In June, British Foreign Secretary William Hague wrote in a parliamentary report that universal suffrage in Hong Kong should give the people a “genuine choice” and a “real stake” in the outcome.
One month later, the parliament’s foreign affairs committee launched an inquiry into Britain’s relations with Hong Kong 30 years after the signing of the Joint Declaration that paved the way for Hong Kong’s 1997 return to Chinese sovereignty.
It invited submissions and recommendations on certain cultural and political issues from the perspective of Britain and Hong Kong.
Not surprisingly, China objected to the inquiry and demanded Britain cancel it, warning it could disrupt Kong’s political reform and damage Sino-British relations.
More pointedly, Beijing warned it will “brook no interference, either directly or indirectly, from Britain or any other external forces”.
Britain decided to continue the exercise, nonetheless, and in a show of pique at the Chinese, the committee will look into Britain’s official position on political and constitutional reform in Hong Kong in relation to universal suffrage, taking note of the wider context of social and economic developments.
That is the backdrop against which Hong Kong democrats have been increasingly looking to Britain for moral support in their fight for more democracy.
The latest to visit London were former chief secretary Anson Chan and democratic icon Martin Lee who met with senior British officials.
The visit highlighted the international dimension of Hong Kong’s political conundrum under an increasingly assertive Beijing, especially in light of its policy on “one country, two systems” which Hong Kong people say is a breach of the Joint Declaration.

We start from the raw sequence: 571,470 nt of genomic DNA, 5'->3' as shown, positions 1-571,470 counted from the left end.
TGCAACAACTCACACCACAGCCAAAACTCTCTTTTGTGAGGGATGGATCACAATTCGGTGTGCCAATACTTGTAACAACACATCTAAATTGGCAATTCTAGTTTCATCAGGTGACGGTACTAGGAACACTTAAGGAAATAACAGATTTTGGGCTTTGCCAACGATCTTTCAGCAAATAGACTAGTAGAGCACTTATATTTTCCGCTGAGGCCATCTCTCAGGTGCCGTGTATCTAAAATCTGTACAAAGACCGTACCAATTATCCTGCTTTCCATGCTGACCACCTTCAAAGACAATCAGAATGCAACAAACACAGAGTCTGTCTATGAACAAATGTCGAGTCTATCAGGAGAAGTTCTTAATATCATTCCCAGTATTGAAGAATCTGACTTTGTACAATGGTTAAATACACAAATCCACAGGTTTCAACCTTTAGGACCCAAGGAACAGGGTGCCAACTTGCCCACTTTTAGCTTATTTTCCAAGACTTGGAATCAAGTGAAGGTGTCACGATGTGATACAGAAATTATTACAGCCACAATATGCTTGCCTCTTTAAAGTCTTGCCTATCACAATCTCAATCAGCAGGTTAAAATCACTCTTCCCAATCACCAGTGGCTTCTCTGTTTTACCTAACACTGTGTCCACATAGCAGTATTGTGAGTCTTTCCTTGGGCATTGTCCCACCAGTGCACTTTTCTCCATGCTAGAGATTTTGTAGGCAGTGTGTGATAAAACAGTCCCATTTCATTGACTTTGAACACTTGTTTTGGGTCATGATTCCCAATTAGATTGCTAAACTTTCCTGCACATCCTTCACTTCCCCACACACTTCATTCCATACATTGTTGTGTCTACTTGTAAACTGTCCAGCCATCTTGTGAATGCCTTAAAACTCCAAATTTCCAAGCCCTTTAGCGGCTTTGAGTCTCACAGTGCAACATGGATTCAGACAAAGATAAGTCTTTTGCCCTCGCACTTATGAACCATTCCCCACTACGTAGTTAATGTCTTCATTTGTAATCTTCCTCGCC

Now comes an election reform package from Beijing which rules out any pan-democrat becoming Hong Kong’s next — or future — leader.
The proposal is by no means a done deal. It still requires a two-thirds vote by Hong Kong’s legislature to become law. Given that all 27 pan-democrats have said they will vote against it, the measure is unlikely to pass muster.
Still, Beijing and the Hong Kong government are hailing it as a historic opportunity for Hong Kong people to directly elect their leader by universal suffrage.
But pro-democracy groups are dismissing it as a sham because Beijing has effective control of the election outcome. Just two or three candidates will be chosen by a nomination committee likely to be packed with Beijing loyalists and each aspirant has to have the endorsement of more than half of the committee members.
Details are only now emerging about the election package a day after Li Fei, chairman of the Basic Law Committee, briefed Hong Kong officials, politicians and some members of the public.
Meanwhile, critics of the proposal are lining up behind Occupy Central and other pro-democracy groups in “an era of civil disobedience”.
Occupy Central is planning a series of small protests that will culminate with a show of force — a lockdown of the main business and financial district by sit-in protesters.
Pan-democrats could continue to engage Beijing on the ground but it’s time they raised their game a notch by building on Hague’s unequivocal statement on Hong Kong.
As the other signatory to the Joint Declaration, Britain is not a disinterested party to post-colonial events in Hong Kong. It has every right to question whether the spirit and intent of the sacred document is being respected.
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